Oliver Catlin, the president and founder of the supplement-certifying company Banned Substances Control Group, said the Food and Drug Administration (FDA) has done very little testing on over-the-counter estrogen blocker supplements and very few of those products are certified. However, Catlin said, the supplement industry is rampant with contaminated products, either accidentally or intentionally. The anti-estrogen category is likely no different.
"There hasn't been a demonstration in the industry experience that Letrozol and clomiphene can show up as a contaminating substances," Catlin said. "From my experience, I believe that there very much is a significant possibility for anti-estrogen supplements to be contaminated with [banned] pharmaceutical anti-estrogens."
And the chance is even greater if Jones went to a place like GNC and picked up a supposed natural estrogen blocker, Catlin said. It's relatively common, he said, for products like that to be spiked with a banned substance that makes the supplement more effective.
"Really, you don't know that the supplement you're using or not is tested and that's the very point," he said. "Knowing there is a risk of anything, any supplement that is in a category that is banned in sport runs a potential risk of being contaminated with a pharmaceutical drug that's not on the label showing up in that product to make it work better. And that's across the board of categories — whether it's a natural testosterone booster, an aromatase inhibitor."
Part of UFC vice president of athlete health and performance Jeff Novitzky's job is to receive e-mails and text messages from fighters about their supplements. Novitzky can check with USADA and let a fighter know if their supplements are at risk or not. But, Novitzky told MMA Fighting earlier this year, he can never say he is 100 percent sure because of the nature of supplements and cross-contamination.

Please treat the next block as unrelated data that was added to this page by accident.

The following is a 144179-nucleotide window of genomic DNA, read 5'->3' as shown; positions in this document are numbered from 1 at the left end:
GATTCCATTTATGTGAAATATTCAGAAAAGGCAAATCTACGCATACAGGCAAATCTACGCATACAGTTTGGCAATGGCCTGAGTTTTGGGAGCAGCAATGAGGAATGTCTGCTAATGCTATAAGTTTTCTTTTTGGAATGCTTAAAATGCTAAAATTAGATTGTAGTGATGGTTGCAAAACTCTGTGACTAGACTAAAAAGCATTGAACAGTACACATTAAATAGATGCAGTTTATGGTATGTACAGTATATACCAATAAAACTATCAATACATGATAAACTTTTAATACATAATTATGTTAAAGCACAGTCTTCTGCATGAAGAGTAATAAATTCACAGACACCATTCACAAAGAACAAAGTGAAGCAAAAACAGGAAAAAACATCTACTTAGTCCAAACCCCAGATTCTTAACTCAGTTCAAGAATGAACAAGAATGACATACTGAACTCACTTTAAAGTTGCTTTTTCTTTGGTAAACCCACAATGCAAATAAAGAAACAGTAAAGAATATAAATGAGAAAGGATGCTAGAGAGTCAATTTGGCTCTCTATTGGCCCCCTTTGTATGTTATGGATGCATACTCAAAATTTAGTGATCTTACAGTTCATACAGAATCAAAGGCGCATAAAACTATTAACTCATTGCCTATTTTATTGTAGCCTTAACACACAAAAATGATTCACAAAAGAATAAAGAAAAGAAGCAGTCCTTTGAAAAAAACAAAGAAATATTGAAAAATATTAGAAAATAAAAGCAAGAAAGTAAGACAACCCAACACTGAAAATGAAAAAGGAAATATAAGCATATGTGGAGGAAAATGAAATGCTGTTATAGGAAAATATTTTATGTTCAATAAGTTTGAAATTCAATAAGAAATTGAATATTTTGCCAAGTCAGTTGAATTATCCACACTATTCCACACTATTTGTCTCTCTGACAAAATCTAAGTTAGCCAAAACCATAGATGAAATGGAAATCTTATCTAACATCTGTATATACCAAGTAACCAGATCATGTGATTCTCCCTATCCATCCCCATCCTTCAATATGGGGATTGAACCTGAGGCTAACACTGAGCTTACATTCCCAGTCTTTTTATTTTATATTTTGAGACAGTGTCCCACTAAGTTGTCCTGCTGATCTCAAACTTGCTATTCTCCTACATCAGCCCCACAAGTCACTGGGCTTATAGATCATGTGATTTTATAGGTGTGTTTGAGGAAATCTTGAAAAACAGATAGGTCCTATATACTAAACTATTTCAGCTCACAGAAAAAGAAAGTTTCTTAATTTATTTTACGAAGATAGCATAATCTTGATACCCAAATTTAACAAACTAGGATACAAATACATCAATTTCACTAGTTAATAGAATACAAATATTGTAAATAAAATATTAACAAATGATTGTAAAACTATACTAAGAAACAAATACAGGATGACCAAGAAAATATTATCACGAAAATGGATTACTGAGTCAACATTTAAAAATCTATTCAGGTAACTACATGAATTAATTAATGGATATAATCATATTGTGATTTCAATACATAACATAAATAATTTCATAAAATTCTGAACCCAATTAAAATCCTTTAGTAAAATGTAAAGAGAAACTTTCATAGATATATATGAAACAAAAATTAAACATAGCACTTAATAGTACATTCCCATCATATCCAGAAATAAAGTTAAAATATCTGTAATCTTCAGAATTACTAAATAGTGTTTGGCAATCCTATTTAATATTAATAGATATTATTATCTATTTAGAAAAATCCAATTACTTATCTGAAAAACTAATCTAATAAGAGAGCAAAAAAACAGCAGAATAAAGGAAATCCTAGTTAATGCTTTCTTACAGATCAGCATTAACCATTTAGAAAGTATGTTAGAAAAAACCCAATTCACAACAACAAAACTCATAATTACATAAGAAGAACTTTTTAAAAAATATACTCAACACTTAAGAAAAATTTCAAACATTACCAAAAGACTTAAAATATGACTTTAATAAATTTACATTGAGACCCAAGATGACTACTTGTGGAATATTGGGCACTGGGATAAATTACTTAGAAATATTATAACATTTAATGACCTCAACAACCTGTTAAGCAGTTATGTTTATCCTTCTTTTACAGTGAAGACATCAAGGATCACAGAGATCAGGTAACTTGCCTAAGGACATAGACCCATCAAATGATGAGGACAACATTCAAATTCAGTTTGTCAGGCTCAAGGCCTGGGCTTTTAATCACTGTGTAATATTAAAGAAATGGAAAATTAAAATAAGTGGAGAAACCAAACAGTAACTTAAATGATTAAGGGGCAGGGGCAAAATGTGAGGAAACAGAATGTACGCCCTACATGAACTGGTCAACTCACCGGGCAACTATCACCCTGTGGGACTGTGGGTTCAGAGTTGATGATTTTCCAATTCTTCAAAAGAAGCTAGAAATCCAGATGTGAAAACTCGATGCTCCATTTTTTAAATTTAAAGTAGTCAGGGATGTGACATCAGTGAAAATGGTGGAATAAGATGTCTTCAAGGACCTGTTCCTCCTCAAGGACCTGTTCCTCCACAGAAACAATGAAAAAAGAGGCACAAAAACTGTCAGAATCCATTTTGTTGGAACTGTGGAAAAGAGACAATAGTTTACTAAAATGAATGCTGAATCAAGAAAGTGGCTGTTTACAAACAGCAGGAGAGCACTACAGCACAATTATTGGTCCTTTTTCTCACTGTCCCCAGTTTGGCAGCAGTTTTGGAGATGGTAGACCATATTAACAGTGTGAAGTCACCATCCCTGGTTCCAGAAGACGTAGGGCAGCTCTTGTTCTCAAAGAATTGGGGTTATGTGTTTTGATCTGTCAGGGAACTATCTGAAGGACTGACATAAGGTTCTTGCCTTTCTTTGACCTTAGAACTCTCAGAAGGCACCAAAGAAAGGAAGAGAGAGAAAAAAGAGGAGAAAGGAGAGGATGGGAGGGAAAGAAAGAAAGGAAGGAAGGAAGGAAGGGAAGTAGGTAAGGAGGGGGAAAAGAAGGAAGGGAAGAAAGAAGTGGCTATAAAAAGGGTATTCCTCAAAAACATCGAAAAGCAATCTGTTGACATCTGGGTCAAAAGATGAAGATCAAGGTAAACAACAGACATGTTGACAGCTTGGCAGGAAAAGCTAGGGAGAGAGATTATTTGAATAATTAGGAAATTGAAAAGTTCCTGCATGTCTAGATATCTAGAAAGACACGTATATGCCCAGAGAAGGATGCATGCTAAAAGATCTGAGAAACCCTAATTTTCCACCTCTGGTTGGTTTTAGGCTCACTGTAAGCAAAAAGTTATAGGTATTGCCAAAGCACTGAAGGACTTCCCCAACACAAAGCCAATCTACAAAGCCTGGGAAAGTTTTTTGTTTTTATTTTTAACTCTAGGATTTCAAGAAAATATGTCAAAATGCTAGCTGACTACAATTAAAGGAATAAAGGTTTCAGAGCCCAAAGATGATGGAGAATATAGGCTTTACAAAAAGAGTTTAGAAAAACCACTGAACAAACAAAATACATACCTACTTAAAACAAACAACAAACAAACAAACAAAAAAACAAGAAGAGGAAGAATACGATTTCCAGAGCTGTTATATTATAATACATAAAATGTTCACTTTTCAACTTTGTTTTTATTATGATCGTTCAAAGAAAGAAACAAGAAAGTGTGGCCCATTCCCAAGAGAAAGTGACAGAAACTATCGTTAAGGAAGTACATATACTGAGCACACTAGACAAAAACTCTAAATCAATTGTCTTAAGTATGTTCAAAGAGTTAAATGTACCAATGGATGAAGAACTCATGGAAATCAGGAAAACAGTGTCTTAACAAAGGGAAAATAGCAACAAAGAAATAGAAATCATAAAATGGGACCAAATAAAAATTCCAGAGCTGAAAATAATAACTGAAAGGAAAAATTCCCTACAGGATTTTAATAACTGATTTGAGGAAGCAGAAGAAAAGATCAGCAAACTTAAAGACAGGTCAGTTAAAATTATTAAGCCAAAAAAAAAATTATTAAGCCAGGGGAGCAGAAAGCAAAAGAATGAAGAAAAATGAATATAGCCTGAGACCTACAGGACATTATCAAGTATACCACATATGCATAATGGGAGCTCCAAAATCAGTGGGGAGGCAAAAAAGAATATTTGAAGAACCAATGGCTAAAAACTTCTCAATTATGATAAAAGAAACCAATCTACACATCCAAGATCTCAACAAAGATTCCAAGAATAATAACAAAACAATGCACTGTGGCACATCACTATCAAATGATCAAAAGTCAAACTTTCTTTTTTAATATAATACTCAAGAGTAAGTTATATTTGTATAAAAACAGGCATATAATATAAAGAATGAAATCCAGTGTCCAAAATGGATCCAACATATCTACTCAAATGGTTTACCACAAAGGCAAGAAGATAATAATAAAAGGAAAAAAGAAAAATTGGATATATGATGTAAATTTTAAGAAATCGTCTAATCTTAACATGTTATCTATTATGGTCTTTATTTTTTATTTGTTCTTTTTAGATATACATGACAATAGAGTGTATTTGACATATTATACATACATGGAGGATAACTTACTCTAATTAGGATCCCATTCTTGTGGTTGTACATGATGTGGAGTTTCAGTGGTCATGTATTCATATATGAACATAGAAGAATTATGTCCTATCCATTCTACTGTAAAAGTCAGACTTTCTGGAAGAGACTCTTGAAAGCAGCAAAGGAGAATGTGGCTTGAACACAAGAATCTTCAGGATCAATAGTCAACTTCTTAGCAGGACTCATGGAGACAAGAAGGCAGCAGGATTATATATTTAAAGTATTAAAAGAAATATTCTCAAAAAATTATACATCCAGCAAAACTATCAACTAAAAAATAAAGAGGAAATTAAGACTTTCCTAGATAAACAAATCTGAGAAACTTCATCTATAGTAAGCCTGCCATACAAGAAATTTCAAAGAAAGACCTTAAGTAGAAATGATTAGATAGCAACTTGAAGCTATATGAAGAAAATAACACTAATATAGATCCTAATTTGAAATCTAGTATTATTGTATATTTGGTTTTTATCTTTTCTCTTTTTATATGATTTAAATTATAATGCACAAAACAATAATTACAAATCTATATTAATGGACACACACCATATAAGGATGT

Jones said he's already having products he ingested tested, presumably for substances that were not on the label. If he can prove to USADA that the drugs he popped for are from a tainted supplement, Jones could get a six-month suspension, much like Yoel Romero and Tim Means, who were in a similar situation. If Jones can't, he could be facing a two-year ban from USADA.
Jones has good legal representation: leading athlete lawyer Howard Jacobs, who has served as counsel for the the likes of Marion Jones, Diana Taurasi and Floyd Landis. He was called "drug-testing's version of Johnnie Cochran" in a 2006 USA Today profile.
Both USADA and the NAC have jurisdiction over this case. Both can hand Jones separate sanctions. Jones is likely to go before the NAC in September or October for a disciplinary hearing.
The NAC is in the process of passing new guidelines for discipline with regard to drug offenders. Under the potential new policy, first-time steroid or testosterone offenders would receive three-year suspensions and a fine of 50 to 75 percent of their purse. It's unclear if the policy would be retroactive to cases, like Jones', that occurred before it was passed.